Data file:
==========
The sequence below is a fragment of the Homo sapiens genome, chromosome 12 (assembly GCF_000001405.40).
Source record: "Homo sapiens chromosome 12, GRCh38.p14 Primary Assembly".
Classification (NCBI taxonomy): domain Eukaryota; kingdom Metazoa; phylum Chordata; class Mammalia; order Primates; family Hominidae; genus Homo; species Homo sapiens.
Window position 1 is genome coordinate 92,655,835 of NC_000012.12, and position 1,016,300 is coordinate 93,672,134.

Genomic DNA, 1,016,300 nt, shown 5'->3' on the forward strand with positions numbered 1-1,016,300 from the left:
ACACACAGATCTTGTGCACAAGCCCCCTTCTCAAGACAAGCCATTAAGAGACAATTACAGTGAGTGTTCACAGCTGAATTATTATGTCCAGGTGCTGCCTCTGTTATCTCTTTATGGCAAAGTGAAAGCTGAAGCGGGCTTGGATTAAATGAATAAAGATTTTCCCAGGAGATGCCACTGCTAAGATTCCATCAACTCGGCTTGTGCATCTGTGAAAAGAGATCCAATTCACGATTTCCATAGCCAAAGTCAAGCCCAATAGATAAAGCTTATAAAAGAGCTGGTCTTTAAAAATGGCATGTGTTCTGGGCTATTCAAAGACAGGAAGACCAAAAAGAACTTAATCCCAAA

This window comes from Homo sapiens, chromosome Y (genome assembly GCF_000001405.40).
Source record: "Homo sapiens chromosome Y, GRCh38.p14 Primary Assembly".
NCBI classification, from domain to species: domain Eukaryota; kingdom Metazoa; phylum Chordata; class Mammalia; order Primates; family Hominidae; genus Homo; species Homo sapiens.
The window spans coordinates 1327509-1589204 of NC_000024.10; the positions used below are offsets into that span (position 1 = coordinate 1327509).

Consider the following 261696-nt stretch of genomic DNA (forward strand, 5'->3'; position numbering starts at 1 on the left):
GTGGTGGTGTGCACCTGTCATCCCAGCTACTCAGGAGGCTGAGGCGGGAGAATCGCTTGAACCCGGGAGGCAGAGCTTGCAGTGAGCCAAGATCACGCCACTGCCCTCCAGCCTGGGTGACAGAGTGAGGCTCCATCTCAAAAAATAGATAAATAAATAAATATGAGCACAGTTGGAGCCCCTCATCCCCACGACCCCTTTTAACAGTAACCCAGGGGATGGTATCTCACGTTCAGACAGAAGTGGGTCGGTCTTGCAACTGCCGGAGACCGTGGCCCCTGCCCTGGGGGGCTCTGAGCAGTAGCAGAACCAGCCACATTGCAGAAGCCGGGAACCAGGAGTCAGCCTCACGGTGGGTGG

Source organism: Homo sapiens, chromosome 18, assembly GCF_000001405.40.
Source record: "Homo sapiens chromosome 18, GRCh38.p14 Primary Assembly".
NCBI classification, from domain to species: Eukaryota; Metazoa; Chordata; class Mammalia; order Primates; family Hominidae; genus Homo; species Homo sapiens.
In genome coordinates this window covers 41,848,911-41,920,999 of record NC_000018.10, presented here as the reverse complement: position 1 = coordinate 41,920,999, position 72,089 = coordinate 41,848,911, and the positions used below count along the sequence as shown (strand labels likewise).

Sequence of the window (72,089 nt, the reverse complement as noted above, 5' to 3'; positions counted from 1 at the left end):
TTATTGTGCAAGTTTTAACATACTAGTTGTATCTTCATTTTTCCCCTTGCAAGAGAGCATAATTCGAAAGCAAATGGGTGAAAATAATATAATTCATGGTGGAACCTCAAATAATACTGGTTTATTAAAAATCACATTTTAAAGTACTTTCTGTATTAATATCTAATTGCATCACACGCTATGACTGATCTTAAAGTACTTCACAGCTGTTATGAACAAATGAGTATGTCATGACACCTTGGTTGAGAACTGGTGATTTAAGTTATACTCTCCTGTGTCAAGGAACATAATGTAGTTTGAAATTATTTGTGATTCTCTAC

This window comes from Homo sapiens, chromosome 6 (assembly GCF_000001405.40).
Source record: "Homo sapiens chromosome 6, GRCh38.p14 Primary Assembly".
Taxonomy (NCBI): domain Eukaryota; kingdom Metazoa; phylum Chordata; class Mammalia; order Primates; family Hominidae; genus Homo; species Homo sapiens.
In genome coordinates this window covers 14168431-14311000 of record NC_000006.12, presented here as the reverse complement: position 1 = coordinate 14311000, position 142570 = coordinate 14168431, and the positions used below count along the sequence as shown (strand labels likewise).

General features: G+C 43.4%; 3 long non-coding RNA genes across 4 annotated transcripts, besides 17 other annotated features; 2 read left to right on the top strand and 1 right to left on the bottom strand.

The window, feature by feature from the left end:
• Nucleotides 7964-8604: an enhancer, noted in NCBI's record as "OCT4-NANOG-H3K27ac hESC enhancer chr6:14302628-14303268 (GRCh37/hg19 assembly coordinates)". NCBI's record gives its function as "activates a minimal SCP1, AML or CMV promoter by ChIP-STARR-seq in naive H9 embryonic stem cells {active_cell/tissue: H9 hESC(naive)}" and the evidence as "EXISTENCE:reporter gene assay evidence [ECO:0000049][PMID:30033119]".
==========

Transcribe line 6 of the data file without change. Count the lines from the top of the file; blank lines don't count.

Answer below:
ACACACAGATCTTGTGCACAAGCCCCCTTCTCAAGACAAGCCATTAAGAGACAATTACAGTGAGTGTTCACAGCTGAATTATTATGTCCAGGTGCTGCCTCTGTTATCTCTTTATGGCAAAGTGAAAGCTGAAGCGGGCTTGGATTAAATGAATAAAGATTTTCCCAGGAGATGCCACTGCTAAGATTCCATCAACTCGGCTTGTGCATCTGTGAAAAGAGATCCAATTCACGATTTCCATAGCCAAAGTCAAGCCCAATAGATAAAGCTTATAAAAGAGCTGGTCTTTAAAAATGGCATGTGTTCTGGGCTATTCAAAGACAGGAAGACCAAAAAGAACTTAATCCCAAA